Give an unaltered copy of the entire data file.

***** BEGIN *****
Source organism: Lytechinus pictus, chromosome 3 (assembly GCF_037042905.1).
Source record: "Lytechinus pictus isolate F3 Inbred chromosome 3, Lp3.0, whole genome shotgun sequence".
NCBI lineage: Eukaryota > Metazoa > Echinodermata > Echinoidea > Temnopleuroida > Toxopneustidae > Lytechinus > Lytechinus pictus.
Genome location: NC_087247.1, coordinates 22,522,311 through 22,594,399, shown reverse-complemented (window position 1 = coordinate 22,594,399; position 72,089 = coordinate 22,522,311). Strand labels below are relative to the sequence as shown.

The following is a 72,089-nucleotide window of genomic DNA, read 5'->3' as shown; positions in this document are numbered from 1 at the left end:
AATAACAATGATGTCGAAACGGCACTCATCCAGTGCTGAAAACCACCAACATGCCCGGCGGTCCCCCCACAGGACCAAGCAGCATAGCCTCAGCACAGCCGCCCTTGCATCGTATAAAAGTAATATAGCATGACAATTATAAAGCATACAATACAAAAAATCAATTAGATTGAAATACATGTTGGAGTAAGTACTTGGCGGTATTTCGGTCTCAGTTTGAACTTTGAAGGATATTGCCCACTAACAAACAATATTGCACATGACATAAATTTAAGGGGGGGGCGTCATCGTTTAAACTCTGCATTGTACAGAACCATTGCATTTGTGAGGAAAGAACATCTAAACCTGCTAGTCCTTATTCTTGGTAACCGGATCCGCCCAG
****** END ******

Source organism: Lytechinus pictus, chromosome 3 (assembly GCF_037042905.1).
Source record: "Lytechinus pictus isolate F3 Inbred chromosome 3, Lp3.0, whole genome shotgun sequence".
NCBI lineage: Eukaryota > Metazoa > Echinodermata > Echinoidea > Temnopleuroida > Toxopneustidae > Lytechinus > Lytechinus pictus.
Genome location: NC_087247.1, coordinates 22,522,311 through 22,594,399, shown reverse-complemented (window position 1 = coordinate 22,594,399; position 72,089 = coordinate 22,522,311). Strand labels below are relative to the sequence as shown.

The following is a 72,089-nucleotide window of genomic DNA, read 5'->3' as shown; positions in this document are numbered from 1 at the left end:
AATAACAATGATGTCGAAACGGCACTCATCCAGTGCTGAAAACCACCAACATGCCCGGCGGTCCCCCCACAGGACCAAGCAGCATAGCCTCAGCACAGCCGCCCTTGCATCGTATAAAAGTAATATAGCATGACAATTATAAAGCATACAATACAAAAAATCAATTAGATTGAAATACATGTTGGAGTAAGTACTTGGCGGTATTTCGGTCTCAGTTTGAACTTTGAAGGATATTGCCCACTAACAAACAATATTGCACATGACATAAATTTAAGGGGGGGGCGTCATCGTTTAAACTCTGCATTGTACAGAACCATTGCATTTGTGAGGAAAGAACATCTAAACCTGCTAGTCCTTATTCTTGGTAACCGGATCCGCCCAG